IN 1942, Penguin published a book by the new Archbishop of
Canterbury, William Temple, Christianity and Social Order.
It is a remarkable work that was instrumental in the creation of
the Welfare State in this country. It is time for another such work
to ask fundamental questions in a very different world, in which we
need to argue again that, as a society, we show our values by the
way in which we behave, especially to those most in need.
We believe it is time to review the fundamental values that led
to the creation of our Welfare State. We propose a strategy for
renewing the Welfare State so it can better reflect and encourage
the relationships which contribute to the wellbeing of our
citizens, including the poorest. We think such a rationale is
needed at a time when, sadly, we appear to be drifting towards more
and more atomisation and less and less sharing of common
Whilst it is essential to accept that we all have rights, it is
also essential to accept that we all have responsibilities. A sense
of being interdependent is a core aspect of being human, yet we
live in an age when that fact needs to be articulated afresh and
made evident in the way we behave.
The issues people face relating to hunger and food poverty are
exacerbated and heightened because there are hardly any of the ways
and means that once did exist for people to support each other. We
believe that the rise in the use of food banks is a sign of the
breakdown of this core value in our society. We see it as evidence
that many people are living individualistic and isolated lives, and
the natural and vital relationships between people do not exist as
once they did. To use shorthand, the glue that once held us
together and gave life to our communities has gone.
It became clear throughout our Inquiry that the vast majority of
people who spoke to us were people of faith, although some were
people of no faith. But, for all of these people we met, their
morality is expressed in their helping of others. We want to
celebrate this, and to reflect on our hopes of living in a country
where people do share values and virtues centred on a sense of
interdependence, underpinned in all we do by recognising the
intrinsic worth and value of humanity.
We also want to avoid the easy mistake made by reports such as
this which all too easily "blame" some groups and point the finger
at particular institutions, although there are lessons to be learnt
by all. It cannot be right, for example, that in the 21st century
children and adults are going hungry whilst many others (including
some of our large institutions) waste food in scandalously huge
REASONS for the (increased) use of foodbanks, other than their
more comprehensive provision around the country, include: delays
and errors in the processing and payment of benefits, the sometimes
heavy-handed issuing of benefit sanctions by Jobcentre Plus, a
sudden loss of earnings through reduced hours or unemployment, the
absence of free school meals, the accumulation of problem debt or,
for some, even a lost purse.
A further group of factors similarly exposes the vulnerability
of many poor families. The poor are penalised for their poverty
with a raft of disproportionate charges for basic utilities. They
pay more for their energy through prepayment meters, are more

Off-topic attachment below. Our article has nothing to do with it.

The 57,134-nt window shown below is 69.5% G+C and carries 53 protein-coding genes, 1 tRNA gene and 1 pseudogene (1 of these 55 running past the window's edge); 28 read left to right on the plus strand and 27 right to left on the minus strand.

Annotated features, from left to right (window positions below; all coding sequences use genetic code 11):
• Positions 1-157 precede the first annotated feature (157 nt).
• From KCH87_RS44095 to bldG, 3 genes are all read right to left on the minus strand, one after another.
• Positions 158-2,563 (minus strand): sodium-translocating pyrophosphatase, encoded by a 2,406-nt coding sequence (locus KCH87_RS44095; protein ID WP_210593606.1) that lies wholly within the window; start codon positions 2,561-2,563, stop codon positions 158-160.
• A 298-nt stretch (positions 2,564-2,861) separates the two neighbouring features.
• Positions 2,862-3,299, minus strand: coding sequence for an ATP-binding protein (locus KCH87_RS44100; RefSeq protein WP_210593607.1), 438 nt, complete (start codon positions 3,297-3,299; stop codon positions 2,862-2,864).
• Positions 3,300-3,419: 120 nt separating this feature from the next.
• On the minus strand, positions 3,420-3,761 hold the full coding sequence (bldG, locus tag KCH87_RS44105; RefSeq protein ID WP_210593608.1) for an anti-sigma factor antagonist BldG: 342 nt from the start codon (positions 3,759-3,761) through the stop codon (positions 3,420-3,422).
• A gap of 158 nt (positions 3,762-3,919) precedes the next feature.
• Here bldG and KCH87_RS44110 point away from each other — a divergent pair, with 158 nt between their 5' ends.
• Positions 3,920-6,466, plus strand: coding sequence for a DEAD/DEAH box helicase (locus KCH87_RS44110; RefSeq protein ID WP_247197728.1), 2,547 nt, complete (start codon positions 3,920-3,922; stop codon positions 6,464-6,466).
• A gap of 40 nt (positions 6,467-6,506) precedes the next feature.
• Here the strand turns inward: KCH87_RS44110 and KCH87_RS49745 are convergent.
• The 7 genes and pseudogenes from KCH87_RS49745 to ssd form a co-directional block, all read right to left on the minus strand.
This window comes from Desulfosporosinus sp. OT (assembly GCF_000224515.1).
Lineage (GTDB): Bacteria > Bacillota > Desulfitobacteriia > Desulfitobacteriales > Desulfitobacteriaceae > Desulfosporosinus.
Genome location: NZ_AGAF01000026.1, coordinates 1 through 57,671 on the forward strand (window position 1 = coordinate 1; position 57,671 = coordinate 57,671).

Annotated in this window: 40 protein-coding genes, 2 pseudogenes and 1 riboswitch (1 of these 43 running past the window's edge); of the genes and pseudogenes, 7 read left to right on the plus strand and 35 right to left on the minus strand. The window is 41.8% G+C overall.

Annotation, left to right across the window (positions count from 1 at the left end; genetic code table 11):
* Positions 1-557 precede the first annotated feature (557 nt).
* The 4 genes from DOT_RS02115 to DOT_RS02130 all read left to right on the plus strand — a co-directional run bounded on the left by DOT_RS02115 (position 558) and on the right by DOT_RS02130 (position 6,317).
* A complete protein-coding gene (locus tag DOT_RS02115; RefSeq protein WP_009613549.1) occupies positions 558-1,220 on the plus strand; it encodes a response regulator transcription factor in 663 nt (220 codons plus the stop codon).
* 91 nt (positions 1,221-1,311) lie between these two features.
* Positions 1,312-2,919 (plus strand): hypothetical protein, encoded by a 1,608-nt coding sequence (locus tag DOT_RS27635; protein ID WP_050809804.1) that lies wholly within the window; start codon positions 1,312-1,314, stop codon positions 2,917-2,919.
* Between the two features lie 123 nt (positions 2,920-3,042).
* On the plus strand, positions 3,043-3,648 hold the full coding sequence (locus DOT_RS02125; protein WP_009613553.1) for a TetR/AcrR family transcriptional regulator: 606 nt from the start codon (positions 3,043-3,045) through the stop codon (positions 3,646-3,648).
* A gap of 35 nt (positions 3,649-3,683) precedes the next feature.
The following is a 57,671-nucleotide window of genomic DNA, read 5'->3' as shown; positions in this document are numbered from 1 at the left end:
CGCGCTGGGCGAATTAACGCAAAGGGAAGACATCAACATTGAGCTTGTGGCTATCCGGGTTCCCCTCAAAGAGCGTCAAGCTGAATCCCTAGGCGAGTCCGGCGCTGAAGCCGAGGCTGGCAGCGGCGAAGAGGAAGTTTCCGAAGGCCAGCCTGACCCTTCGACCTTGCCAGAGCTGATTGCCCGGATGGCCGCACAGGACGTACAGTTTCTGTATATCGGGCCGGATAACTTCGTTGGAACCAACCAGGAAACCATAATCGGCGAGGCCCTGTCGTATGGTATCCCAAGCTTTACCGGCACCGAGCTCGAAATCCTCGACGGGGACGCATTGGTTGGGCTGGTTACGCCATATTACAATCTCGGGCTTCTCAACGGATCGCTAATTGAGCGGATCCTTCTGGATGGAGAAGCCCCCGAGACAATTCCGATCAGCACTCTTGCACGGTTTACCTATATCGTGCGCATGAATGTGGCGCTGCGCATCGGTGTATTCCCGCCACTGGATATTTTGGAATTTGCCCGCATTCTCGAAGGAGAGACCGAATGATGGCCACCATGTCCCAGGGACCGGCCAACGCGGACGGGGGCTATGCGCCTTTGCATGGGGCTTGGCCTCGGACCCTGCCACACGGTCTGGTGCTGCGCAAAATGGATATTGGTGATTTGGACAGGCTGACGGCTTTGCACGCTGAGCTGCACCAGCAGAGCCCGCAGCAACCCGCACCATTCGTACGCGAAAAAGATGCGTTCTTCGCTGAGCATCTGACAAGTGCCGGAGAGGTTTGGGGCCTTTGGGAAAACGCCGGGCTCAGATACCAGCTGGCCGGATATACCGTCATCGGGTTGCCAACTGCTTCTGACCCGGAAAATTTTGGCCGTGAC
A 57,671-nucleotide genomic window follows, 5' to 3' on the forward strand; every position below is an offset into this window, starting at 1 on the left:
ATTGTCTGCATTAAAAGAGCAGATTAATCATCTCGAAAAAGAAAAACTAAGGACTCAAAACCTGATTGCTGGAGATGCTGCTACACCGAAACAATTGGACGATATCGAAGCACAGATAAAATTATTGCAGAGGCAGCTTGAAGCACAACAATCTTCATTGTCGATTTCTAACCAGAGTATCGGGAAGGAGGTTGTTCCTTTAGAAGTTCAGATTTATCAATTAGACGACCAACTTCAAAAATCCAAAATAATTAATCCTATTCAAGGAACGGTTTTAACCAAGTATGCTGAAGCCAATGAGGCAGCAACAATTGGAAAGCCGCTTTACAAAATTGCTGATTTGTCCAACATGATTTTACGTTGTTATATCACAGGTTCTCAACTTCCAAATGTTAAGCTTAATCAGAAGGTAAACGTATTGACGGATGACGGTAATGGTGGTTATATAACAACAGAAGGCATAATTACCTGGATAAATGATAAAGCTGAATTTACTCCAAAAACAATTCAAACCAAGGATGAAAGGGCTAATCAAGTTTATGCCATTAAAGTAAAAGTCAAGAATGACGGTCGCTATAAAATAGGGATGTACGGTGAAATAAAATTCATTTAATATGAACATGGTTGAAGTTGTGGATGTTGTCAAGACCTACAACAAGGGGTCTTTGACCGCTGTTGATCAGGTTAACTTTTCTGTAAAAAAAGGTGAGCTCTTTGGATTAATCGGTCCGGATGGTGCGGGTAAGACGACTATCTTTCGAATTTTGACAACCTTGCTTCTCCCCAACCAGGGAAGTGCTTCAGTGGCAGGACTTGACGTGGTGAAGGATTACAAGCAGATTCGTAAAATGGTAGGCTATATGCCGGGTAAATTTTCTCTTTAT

likely to be charged to withdraw cash from their local machine, and
often are unable to take advantage of the best mobile phone
contracts - meaning they are likely to be just one bill away from
needing to use a foodbank.
There are also structural reasons for the use of foodbanks and a
difference between the seeking of help that offers a hand-up to
families who quickly re-establish command of their budgets, and
individuals and families who have deeper-seated problems.
The first of these deeper-seated reasons for the use of
foodbanks is the size of debt with which many families struggle.
Debt is often undertaken in order to meet an unexpected bill or
replace a broken household appliance. The debts themselves all too
often escalate out of control because of the grotesque interest
rates that are imposed upon them.
The other force at work is the addictions that many individuals
and families have, but which particularly sharply affects the
budgeting of low-income families. A family earning £21,000 a year,
for example, where both parents smoke 20 cigarettes a day will
spend a quarter of their income on tobacco. Budgeting support is
terribly important, but budgetary support alone is often not enough
to equip families to kick their addictive habits when addiction is
being fed and defended by some very powerful lobbies. In our high
streets, for example, it is hard to walk a matter of yards without
passing payday loan shops, pawnbrokers, home credit retailers or
bookmakers filled with electronic gambling machines. Supermarkets
and other outlets selling alcohol at rock bottom prices are never
too far away.
A considerable number of our poorest families and individuals
find themselves trapped thereby in a vicious circle of addiction
fed by debt, at the expense of being able to put food on the table.
The tackling of these serious addictions is as crucial for the
overall health of our society as it is in restoring a sense of
dignity and the control individuals have over their own lives and
their own budgets. We make recommendations on how food can be used
as a way of kick-starting a recovery process for individuals who
find themselves in such desperate situations.
The Rt Revd Tim Thornton is Bishop of Truro.
This is an edited extract from Feeding Britain: The
Report of the All-Party Parliamentary Inquiry into Hunger in the